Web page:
One of the most exciting things going on in hardware technology right now is flexible displays.  While slightly curved screens have been around for years, such displays were inflexible and far too thick and heavy for optimal use in many situations.  The coming challenge for software companies will be to re-imagine every application requiring display technology and to consider the myriad ways they can take unique advantage of these amazing new displays.

LCD screens, so common in today’s HDTV displays, broke through many display thickness barriers.  The coming wave of flexible displays, however, will produce screens that are even thinner than paper.  This technology represents another giant leap forward.

Virtually every need for a digital display may someday be met by screens capable of being bent, rolled up, or folded and placed in a pocket.  The possibilities for the application of these displays, based on organic light-emitting diode (OLED) and active-matrix OLED (or AMOLED) used in many of the latest mobile phones, are seemingly endless (active-matrix refers to the manner by which pixels are addressed).

It’s a little early, though, to say whether every application of flexible displays will be successful but experimentation will be widespread.  LG’s new curved screen smartphone, the G Flex, has a screen that can bend without breaking.  Among the benefits are the possibilities that the phone fits more naturally into your palm or follows the contour of your face as you’re holding it to your ear and talking.  LG, a leader in the flexible display space, also claims the world’s first curved OLED television screen.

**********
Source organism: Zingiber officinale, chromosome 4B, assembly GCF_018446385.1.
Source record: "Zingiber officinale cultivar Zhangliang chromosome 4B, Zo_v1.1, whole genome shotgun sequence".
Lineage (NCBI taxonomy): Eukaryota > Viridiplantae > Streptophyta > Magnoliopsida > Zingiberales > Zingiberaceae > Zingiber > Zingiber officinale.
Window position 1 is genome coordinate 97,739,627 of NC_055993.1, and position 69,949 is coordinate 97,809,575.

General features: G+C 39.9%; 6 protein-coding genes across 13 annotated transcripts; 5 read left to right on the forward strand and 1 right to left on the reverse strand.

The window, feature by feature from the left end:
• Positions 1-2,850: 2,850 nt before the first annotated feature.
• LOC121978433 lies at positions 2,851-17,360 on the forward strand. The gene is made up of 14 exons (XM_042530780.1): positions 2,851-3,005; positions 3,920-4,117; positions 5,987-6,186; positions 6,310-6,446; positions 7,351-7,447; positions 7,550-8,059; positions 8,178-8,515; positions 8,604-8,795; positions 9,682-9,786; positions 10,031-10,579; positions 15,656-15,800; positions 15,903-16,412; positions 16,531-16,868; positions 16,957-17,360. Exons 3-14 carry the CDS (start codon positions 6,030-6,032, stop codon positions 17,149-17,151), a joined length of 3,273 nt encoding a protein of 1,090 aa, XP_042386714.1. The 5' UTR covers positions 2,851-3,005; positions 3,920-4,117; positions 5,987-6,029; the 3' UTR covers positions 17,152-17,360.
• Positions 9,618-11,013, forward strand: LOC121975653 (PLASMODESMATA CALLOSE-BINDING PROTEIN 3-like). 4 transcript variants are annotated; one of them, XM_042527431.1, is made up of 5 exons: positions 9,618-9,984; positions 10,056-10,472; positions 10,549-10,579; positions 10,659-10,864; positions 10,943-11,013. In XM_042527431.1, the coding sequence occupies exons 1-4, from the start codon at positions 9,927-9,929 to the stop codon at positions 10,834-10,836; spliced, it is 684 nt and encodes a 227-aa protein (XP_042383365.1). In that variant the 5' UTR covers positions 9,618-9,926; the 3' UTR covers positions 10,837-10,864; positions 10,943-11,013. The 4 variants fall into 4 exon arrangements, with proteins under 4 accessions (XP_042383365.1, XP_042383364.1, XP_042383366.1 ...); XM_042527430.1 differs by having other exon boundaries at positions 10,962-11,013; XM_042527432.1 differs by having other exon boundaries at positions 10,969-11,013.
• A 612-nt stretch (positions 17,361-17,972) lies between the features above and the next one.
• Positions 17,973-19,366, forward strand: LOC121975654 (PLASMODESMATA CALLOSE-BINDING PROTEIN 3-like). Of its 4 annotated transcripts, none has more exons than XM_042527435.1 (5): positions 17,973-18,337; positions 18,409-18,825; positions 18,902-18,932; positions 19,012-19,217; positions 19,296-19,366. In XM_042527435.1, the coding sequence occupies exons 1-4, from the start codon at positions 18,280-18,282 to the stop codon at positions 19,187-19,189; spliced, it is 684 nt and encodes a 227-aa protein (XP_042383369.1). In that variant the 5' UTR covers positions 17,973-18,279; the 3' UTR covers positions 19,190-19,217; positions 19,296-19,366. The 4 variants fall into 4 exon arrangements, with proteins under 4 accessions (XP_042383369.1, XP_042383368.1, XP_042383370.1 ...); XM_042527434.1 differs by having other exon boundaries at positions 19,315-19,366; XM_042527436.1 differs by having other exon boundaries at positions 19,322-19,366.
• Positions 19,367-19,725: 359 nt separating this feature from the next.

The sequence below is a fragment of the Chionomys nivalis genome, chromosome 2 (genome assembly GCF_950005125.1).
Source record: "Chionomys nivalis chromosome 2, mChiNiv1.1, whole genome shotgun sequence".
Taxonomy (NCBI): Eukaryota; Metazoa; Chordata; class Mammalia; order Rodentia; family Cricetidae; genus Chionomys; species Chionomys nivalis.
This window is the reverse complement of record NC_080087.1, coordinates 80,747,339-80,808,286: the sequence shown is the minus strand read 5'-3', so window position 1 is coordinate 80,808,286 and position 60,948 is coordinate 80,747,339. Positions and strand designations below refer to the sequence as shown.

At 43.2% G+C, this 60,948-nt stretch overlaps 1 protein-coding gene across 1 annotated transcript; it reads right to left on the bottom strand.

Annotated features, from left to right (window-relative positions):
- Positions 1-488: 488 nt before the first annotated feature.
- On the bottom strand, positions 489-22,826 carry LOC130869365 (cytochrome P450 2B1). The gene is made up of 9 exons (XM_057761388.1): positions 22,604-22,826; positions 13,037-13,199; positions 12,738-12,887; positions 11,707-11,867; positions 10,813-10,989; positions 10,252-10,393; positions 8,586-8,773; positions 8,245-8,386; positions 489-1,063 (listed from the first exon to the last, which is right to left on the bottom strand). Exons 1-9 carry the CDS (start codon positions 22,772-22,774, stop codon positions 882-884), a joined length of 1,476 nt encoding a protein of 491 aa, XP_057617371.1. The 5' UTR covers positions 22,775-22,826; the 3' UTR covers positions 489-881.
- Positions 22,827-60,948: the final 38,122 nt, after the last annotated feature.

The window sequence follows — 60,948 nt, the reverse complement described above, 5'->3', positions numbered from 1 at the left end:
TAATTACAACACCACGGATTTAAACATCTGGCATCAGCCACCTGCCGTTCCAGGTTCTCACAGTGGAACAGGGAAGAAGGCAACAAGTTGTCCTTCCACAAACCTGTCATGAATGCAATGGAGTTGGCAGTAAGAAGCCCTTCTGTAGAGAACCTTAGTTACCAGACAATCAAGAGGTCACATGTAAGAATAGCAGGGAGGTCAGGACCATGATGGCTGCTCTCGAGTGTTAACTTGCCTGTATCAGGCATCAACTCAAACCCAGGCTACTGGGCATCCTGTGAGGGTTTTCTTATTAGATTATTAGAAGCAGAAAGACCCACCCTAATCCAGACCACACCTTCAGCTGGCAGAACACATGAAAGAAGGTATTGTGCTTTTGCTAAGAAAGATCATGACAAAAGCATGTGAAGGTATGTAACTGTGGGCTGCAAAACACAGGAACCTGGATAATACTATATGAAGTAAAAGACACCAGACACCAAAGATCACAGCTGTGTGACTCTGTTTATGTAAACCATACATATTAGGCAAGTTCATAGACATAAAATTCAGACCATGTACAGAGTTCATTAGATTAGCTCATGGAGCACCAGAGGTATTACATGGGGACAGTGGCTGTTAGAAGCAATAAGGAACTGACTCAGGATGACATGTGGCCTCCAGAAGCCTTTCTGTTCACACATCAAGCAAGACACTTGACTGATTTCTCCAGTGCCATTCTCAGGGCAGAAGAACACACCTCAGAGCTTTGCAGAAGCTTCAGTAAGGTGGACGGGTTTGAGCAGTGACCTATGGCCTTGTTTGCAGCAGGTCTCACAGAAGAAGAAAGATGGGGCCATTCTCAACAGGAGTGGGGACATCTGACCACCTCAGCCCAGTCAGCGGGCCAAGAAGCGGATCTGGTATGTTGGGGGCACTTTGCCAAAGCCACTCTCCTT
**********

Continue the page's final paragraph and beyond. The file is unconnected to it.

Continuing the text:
Flexible display technology is not without disadvantages.  It’s costly, as is the case with most new technology.  There are issues related to color balance, mainly related to the short lifespan of blue diodes (longevity is less of an issue with red and green).  Finally, energy consumption and cost are high when certain colors are displayed (Hint:  Black is good, white is bad).  Experts believe that all of these issues will be overcome as the technology matures and the market for them grows.

What I’m really most interested in seeing is how the new flexibility manifests itself in places familiar to travelers — airports, airplanes, hotels, trains, and automobiles.  Imagine video-based displays along the inside, curved ceilings of trains or wrapped around a corner or pole in a terminal instead of taking up large sections of wall space.  Someday, we’ll maybe even see the highest resolution screens ‘unroll’ from the ceiling above on airplanes then roll back up prior to landing.  The reduced weight alone could result in significant fuel cost savings, not to mention lower maintenance costs.